A new meta-analysis published in the journal Sleep Medicine found that middle-aged adults who suffered from insomnia, nightmares and regular bouts of broken sleep were more likely to face cognitive impairment in their later years, reports the American Council on Science and Health.

The counterpoint to these findings, however, is that they were derived from self-reported data from four Scandinavian studies, so the data was not subjected to objective measurement by researchers. But given the large number of participants – two of the studies followed more than 3,300 subjects for over 20 years – the results carry some insight.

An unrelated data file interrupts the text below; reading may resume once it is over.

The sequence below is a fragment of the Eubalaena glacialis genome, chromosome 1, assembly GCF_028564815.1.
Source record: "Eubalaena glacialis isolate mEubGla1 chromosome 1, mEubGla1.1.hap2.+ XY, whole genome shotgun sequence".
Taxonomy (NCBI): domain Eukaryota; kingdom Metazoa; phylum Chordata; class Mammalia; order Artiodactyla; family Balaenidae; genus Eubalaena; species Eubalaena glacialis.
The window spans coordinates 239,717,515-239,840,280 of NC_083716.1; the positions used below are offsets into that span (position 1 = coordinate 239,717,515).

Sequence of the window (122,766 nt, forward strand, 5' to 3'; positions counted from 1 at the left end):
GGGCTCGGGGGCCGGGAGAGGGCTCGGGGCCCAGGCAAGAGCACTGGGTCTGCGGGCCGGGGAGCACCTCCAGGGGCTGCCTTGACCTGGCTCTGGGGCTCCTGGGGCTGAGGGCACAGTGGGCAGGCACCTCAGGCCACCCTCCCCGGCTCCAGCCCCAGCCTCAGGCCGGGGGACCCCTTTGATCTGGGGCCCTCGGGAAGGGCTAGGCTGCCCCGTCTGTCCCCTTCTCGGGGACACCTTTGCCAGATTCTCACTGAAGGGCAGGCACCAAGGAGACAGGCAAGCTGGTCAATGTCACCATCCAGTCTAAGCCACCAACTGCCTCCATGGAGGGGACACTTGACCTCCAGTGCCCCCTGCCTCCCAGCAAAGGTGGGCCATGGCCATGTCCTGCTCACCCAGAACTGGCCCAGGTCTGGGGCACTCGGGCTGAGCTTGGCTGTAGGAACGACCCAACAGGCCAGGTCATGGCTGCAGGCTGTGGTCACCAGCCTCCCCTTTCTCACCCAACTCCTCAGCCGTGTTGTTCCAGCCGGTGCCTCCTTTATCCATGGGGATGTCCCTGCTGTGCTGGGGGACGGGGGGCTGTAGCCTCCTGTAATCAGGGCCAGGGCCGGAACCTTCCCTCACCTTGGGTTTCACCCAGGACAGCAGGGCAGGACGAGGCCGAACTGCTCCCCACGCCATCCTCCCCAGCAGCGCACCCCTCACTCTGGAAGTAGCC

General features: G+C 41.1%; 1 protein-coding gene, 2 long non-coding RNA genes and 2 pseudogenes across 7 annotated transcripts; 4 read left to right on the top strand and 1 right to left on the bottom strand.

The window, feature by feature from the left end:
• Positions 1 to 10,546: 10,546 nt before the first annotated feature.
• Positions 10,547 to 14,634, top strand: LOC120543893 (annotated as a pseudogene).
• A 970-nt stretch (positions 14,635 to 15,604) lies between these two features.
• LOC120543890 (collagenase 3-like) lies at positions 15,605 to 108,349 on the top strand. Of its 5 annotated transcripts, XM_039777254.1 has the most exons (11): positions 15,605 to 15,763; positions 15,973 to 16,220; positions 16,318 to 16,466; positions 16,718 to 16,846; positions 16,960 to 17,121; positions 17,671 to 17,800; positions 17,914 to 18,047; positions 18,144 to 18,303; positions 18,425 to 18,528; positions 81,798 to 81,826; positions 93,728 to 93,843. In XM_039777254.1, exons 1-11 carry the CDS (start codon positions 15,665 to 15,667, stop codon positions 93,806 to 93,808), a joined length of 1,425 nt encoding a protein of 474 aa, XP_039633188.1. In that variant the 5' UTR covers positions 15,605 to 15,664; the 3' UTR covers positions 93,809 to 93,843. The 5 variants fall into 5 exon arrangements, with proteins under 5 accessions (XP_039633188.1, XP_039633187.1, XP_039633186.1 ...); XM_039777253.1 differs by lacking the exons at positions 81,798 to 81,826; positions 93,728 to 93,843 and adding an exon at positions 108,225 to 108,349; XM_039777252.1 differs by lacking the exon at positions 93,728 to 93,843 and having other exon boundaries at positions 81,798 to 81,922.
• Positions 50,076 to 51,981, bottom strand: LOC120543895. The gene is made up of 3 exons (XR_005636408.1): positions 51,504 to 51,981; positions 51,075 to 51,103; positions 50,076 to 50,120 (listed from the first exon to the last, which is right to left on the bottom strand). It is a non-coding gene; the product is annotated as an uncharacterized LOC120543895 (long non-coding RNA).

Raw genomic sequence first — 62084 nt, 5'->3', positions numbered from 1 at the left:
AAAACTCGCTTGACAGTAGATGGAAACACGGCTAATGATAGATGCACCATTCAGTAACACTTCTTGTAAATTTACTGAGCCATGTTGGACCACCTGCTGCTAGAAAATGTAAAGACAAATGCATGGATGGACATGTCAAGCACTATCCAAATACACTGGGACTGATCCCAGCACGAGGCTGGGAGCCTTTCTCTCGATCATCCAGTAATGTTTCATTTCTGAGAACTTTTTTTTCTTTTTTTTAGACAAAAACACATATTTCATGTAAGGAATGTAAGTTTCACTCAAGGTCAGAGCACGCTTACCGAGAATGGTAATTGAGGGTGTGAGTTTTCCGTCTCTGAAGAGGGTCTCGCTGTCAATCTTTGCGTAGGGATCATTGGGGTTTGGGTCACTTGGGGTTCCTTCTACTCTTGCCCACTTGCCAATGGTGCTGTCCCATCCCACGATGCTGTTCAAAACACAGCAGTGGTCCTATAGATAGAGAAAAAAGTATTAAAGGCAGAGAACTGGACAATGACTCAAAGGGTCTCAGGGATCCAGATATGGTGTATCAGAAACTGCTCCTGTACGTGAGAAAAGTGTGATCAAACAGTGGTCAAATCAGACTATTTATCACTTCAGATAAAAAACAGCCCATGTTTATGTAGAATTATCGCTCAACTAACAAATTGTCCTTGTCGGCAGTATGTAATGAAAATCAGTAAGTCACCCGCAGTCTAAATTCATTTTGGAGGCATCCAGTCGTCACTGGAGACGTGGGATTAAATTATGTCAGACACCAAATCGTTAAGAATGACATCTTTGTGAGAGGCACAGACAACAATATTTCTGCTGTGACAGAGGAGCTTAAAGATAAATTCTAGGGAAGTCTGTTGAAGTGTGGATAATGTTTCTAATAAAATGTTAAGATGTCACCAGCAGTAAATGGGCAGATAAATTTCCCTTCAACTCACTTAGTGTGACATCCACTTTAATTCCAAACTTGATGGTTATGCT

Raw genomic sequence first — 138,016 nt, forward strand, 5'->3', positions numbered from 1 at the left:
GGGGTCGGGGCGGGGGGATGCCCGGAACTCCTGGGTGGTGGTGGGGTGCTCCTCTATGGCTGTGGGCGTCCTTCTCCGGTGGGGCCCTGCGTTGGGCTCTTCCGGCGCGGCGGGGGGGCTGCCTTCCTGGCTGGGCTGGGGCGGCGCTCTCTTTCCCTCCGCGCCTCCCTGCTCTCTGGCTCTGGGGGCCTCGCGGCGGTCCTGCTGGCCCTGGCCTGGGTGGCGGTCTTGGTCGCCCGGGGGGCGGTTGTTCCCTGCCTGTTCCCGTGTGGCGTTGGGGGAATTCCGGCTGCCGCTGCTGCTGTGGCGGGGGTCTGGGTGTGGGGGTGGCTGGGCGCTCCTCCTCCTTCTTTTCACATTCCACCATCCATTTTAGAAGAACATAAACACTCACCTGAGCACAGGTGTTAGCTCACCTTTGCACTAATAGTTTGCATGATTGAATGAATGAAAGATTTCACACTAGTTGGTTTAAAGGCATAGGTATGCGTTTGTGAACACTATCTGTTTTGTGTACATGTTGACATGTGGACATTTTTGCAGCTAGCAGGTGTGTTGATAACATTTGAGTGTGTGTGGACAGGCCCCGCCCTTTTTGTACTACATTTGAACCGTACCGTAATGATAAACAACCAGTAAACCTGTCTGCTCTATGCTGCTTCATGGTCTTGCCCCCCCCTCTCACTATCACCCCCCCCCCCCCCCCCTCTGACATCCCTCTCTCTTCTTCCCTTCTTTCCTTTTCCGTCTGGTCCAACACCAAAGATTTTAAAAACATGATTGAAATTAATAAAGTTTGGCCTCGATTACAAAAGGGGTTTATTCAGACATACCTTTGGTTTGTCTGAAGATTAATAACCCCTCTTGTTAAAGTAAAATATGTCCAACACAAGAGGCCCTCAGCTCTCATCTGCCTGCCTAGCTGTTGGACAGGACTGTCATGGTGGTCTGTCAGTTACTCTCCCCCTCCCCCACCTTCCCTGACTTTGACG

The authors of the study, “Sleep disturbances and later cognitive status: A multi-centre study,” from the Karolinska Institute in Stockholm, Sweden, and Imperial College London, used a test called the Mini Mental State Exam.